Born in Bismark North Dakota on June 18, 1916 , John LeBaron Wright received his architectural degree from the University of Illinois in 1941. During World War II, Wright was employed by the U.S. Army Crops of Engineers in South America, and subsequently served in the Marine Corps. After working briefly with the Chicago architectural firm of Freedman, Altshuler & Sincere, Wright joined the firm of Bindon & Jones in Seattle in 1947. Upon the reirement of John Jaul Jones in 1956, Wright became a partner.
Together, Bindon & Wright began to receive many large commissions. Among their first was the glass curtain wall Seattle City Light Building (1957). Their skill in using this new technology led them to partner with the San Francisco Office of Skidmore, Owings, & Merrill to design the Norton Building in downtown Seattle. Completed in 1959, the 16-story building is recognized as the city of Seattle’s first modern office tower and won a Seattle Chapter AIA Honor Award in 1960.
Several large commissions followed including the downtown branch of the Seattle Public Library (1960); an addition to the Suzzallo Library on the University of Washington Campus (1963); the library at Pacific Lutheran University (1966); and Seattle Fire Station No. 40 (1965).
Throughout the 1960s several of Bindon & Wright’s project received awards and recognition. These included the Bethlehem Pacific Coast Steel Corporation Office Building (1961)—a Seattle Chapter AIA Honor Award winner, and the Parke-Davis Company Seattle Sales Office Building (1965) for which they received an award of merit from the Seattle Chapter of the AIA. Other notable projects include three buildings for NW Bell Telephone Management System that garnered awards from the Bell System Architectural Review in 1968.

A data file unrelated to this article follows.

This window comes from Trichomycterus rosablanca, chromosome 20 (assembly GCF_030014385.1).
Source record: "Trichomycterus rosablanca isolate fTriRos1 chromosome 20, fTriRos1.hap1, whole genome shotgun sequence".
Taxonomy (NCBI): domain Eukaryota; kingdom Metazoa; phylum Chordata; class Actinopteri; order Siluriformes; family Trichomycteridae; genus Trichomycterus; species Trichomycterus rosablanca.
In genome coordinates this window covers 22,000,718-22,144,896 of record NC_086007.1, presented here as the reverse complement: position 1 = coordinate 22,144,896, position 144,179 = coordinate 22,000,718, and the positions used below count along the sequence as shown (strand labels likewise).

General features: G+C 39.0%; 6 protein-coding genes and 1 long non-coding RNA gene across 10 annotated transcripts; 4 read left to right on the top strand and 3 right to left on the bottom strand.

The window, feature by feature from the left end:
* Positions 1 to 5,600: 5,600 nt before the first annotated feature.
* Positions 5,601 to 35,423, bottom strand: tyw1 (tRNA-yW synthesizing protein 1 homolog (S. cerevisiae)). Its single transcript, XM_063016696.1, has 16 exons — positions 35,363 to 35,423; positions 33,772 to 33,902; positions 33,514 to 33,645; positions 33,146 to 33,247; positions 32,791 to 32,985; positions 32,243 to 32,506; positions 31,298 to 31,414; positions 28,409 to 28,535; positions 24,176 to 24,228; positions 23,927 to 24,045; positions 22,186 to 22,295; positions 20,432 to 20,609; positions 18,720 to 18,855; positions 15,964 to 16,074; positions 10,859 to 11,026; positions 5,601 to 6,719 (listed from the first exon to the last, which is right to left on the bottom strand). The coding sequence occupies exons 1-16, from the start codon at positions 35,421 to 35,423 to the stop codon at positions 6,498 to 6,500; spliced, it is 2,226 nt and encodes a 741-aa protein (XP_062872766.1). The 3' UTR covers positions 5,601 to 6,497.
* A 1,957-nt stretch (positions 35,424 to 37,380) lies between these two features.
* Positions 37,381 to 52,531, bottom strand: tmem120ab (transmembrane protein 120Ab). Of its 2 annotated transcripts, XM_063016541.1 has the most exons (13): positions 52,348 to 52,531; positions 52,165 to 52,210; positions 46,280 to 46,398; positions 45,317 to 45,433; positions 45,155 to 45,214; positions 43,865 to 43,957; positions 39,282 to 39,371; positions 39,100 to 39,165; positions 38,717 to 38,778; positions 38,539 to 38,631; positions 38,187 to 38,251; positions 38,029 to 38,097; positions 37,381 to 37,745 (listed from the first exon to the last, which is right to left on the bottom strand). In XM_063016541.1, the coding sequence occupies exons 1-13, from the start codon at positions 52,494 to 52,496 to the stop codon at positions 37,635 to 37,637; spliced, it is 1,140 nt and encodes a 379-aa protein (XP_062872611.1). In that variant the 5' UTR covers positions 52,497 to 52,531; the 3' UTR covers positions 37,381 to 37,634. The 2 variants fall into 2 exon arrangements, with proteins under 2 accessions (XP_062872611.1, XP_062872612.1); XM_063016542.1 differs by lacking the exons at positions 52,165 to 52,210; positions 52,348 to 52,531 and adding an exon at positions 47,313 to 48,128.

Architect Elton C. Gildow joined the firm of Bindon & Wright as a new partner in 1968 to form Bindon Wright & Partners. Others partners soon joined the firm, including George Hartman and Clark Teegarden. The firm changed its name to Wright, Gildow, Hartman, Teegarden Architects and Planners (WGHT) in 1980.
Wright was active in a variety of civic organizations including serving on the Mayor's Advisory Committe on Urban Renewal (1958); member and president of the Seattle Planning & Redevelopment Council (1959-1966); Forward Thrust Committee (1965-1970); and Chairman of the Planning Committee (1967-68) in Redmond. He was also active in the Seattle Chapter of the AIA serving ast as Vice President (1962-64), then President (1965-66); and also served as Vice President (1966) and President (1967) of the Washington State Council of Architects.
Death date and location of death is unknown.
By Michael Houser, State Architectural Historian - June 2006